My interest in motorcycles started when I was 3 or 4. it was before my brother was born in 1960. My mom and her friends would rent scooters with drivers and ride around Namsan. Once she let me go for a ride around the block and I was hooked. She did this as a fad and after several rides she never did it again
In 1966 we transferred to Fort Carson. I was ten and begged mom to buy me a Sears Minibike after seeing one on display at Sears in Colorado Springs. She convince dad and for Christmas I received a Sears lawn mower engined powered bike, called a minibike.
We could only ride on the playground at Elementary School. My dad prepared the minibike and stuffed it into the truck and drove us there and my brother and I took turns learning how to ride it.
In 1969, dad retired from the service and we moved back to Seoul where we rented a home near a bus station just outside of Camp Coiner. I was now in 7th grade and rode the minibike all over Namsan, down the other side and explored all the areas I could reach without running out of gas.
I often rode it on Yongsan base. I rode it to the pool, library, and at night took my girlfriend out on dates.
One evening, on the way to drop my girlfriend off, I ran a stop sign where the road from Embassy Compound crosses 8th Army drive, adjacent to the golf course. An MP jeep was parked in the dark near the golf course and came after me, I panicked and drove off down the street and onto Collier Field thinking he would stop his chase and let us go but nope. He jumped the curb, flew about 5 feet into the air and came after me across the field which at the time had an Antenna with a fence around it. I came to a stop just before the fence. The MP packed my bike onto the Jeep and my girlfriend home and me to the Provost Marshall Office.
She got grounded for a month. At the Provost Marshall ’s office they checked my ID and find out they know my dad, the Sgt. gets on the phone and calls my dad to come and pick me up. I received a stiff warning to obey all traffic laws.
My parents later bought me a used Honda CT70 which was more road worthy. I road that CT70 all of over and foothills around Seoul. I even rode the 70cc motorcycle to Chong Peong with mom on the back.
In 1971, dad had a friend who got transferred and had a used 1969 Yamaha DT1 for sale. Dad bought it for me. He got it registered in Osan since the Air Force at that time was more motorcycle friendly. The PX in Osan had Yamaha motorcycle for sale and had a DT250 on display. You could actually order one through the PX.
So I was a freshman and rode my Yamaha to school right through the winter. I didn’t know anyone else who had a motorcycle at that time so I rode mostly by myself. One summer while exploring out in the RGH area, I spotted trails that ran way up into rice paddies and into the foothills, so I started to explore that area by myself on weekends. After several weekends riding by myself, I came around a corner on a trail that ran through a small village and saw another dirt biker come my way. We circled each other like two aliens meeting on another planet since we were dressed up in our gear amazed that there was another dirt biker in Seoul. It was Larry Holt.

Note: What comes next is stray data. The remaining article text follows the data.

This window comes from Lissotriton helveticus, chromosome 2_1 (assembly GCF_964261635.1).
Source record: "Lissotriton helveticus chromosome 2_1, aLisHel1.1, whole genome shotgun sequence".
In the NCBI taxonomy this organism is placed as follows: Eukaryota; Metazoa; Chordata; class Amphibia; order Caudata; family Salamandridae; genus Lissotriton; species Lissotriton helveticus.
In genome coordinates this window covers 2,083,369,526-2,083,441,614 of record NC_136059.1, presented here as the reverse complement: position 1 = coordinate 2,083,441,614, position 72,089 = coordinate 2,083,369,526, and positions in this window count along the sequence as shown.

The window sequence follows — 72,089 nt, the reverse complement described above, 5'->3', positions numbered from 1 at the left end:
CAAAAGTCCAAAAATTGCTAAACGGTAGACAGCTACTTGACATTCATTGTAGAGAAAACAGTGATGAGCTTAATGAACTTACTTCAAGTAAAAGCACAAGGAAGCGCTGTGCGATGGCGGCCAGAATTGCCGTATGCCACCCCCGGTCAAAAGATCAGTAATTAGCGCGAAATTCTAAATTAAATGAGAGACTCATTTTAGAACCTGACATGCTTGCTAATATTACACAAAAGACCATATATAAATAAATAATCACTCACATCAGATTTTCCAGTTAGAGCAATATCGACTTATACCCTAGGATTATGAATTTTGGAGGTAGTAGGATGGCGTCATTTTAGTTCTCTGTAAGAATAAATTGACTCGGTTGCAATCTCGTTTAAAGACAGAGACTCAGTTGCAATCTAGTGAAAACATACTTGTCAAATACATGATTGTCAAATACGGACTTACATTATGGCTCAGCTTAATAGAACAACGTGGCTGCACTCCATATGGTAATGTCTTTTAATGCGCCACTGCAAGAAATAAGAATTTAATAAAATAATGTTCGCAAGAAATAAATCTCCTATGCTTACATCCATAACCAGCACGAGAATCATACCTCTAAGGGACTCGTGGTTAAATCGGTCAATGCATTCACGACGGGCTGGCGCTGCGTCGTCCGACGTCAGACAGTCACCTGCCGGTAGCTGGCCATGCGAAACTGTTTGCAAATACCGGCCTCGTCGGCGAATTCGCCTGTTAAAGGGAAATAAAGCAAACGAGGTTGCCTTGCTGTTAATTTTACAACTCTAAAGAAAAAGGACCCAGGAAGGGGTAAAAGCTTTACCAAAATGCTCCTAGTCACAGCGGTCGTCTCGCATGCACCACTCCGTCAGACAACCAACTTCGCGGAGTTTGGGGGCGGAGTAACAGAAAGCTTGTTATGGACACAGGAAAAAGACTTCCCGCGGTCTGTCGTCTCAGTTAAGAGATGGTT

Four Dirt Biking Buddies
We stopped took off our helmets and shook hands. We became great friends and rode every weekend. Often he invited, Kim, a friend of his who also rode. Not many people could ride with us since Larry rode a hand built CCM500, and my Yamaha was the state of art for off road motorcycles at that time. Kim was a good rider and owned a Yamaha. The three of us were a great match. We met at Larry’s RGH home and rode just about every weekend right through the winter.
As we got better Kim suggested we try racing other Korean riders who had a flat tract race series held all around Korea. To race the circuit we had to form a club and race against other teams. We named our club, Han Mi Club, named after me since I was Korean American. The first race was at Suwon.
Meanwhile at school I ran into Dana Miller. I sometimes wore my dirt biking shirt and Dana didn’t take anytime introducing himself and we became close friends. His dad just transferred from Idaho, and his new Honda CR125 was packed and on its way to Yongsan.
We moved to Riverside Apts. I was always curious to see if we could get away with riding our bikes down the steep embankment across the street from Riverside Apartments. Once Dana got his bike we took off riding almost every day after school at RGH, which was a long ride. So one weekend I talked Dana to ride over and explore going down the embankment and ride in the sand on the Han River bank. We rode our dirt bikes all over town and was never stopped or ticketed. I guess it was so new and extraordinary, Cops and people just stood and watched in amazement. We were really popular.
Once we got down to the riverbed, it was a dirt biker paradise, there was clean white sand, perfect for a motocross track. So Dana and I made our track and raced each other. Soon other kids got motorcycles and they joined up at the riverbed to ride in the mud in the winter and sand in the summer. We did this almost every day after school and got really good at off road dirt bike riding.
I invited Dana to join our club and our first race was at the Suwon Stadium. The picture below is during one of our practice runs, everyone was too excited during the race to take pictures, and Dana and I were racing so this is the only picture of our flat track race days.
Larry, Kim and I raced at Pohang, and Cheju Do. Stories that will follow.
By Rocco Serrato, Seoul American High School student from 1969 to 1975